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When I was a six-year-old, my parents enrolled my sister and me in karate. It seems pretty common to get kids involved with self-defense classes, doesn’t it?
We have adorable pictures of us striking karate poses in the foyer of the house I grew up in, our faces (okay, my face) scrunched up in a six-year-old’s version of seriousness. My sister still laughs at that picture today.
But I didn’t stay in karate. As far as I can remember, I didn’t like it… So, my parents didn’t force us to continue.
Why Self-Defense is Important
Nobody wants to be unable to defend themselves should the need arise. Remember, it’s not paranoia if people really are out to get you!
Learning self-defense, especially as an adult, fosters self-confidence, self-discipline, and builds strength.
Self-defense is the training and techniques necessary to defend yourself when targeted by crime or violence. (Krav Maga Worldwide)
Probably the most obvious reason learning self-defense is important is so you can keep yourself and those you care about safe from harm.[mailerlite_form form_id=8]
In the SEAL teams, there’s a saying that when you’re under pressure, you don’t rise to the occasion—you sink to the level of your training.
In a street fight or a locker room brawl you’re not magically going to know all the moves if you haven’t practiced them.
Watching kung-fu movies doesn’t count.
The only way to hold your own in a fight is to train until that response instinct is second nature.
Learning Self-Defense as an Adult
Looking into self-defense as an adult feels a bit intimidating. Fortunately, I found it relatively easy to start up again, 20 years removed from my 6-year-old-karate-self… Kinda.
I decided on where I wanted to go back in January 2019, but didn’t make the next move (trying it out) until after my employer hosted a workplace violence training by our local police force. The police officer who spoke to us recommended the studio I’d already been looking at… And the rest is history. Haha.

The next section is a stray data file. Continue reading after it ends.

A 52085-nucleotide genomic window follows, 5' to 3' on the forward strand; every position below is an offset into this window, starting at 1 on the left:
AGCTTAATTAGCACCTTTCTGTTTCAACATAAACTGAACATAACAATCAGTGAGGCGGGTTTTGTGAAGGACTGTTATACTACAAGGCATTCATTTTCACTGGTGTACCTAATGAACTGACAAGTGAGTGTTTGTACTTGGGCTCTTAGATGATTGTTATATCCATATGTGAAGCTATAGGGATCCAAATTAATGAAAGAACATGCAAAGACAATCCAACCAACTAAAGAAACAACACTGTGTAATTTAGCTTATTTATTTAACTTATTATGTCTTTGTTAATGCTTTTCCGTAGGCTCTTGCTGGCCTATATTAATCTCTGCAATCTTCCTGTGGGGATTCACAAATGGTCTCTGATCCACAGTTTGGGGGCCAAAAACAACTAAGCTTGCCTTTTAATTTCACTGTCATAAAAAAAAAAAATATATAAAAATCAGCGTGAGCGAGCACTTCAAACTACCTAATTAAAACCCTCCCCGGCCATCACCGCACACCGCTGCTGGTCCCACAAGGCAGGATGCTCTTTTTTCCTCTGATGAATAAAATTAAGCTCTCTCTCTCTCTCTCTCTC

Choosing an Art
I did a lot of research into which martial art to try. For a while I listened to Jocko Willink’s podcast (it’s on the back burner for now) and learned about Brazilian Jiu-Jitsu from him. Jocko is a former Navy SEAL commander, Brazilian Jiu-Jitsu black belt, and hella interesting to listen to.
But I also researched other arts, including Karate, Muay Thai, Arnis, and Taekwondo. I know there’re tons of different martial arts, but these were the ones offered in studios around where I live.
I ended up at Brazilian Jiu-Jitsu because 1) Jocko Willink recommended it, and 2) some of my cousins practice it and I could ask them questions about it. Plus, they seem to like it…
Think about what you want to learn and do the research.
Choosing a Studio
Obviously, the closer to home, the better… But I also didn’t want to go to a sketchy studio with bad reviews just because it’s close by.
Another thing I learned is that there’re different kinds of Jiu-Jitsu studios. Some focus on competition, and others focus on learning basic self-defense. The Gracie University Jiu-Jitsu studios focus on the 36 basic Jiu-Jitsu moves most often used in fights.
One of the two Gracie University studios in my state is super close to both my work and home. Score!
Try Self-Defense Classes Before You Buy
If you can get a free trial (one session or more), take it! It lets you get a taste of what you’d be learning.
I signed up for the free 10-day trial offered by the studio I chose, and my first couple sessions went very well. The studio owner and head instructor is friendly, and the other students I’ve met so far are helpful for me being a newbie.
I’m already planning on making it part of my exercise routine.
I don’t want a repeat of six-year-old me in Karate, giving up and putting down my belt. If I’m going to dive in headfirst, I want to make my investment count towards something and buckle down.
It’s important to remember that the time will pass anyway… And if in six months or a year I look back and didn’t follow through, I’ll feel bad.
So that’s the last step in this whole process. If you’re going to try self-defense classes as an adult, commit to learning for a set amount of time—time long enough for the training to make a difference.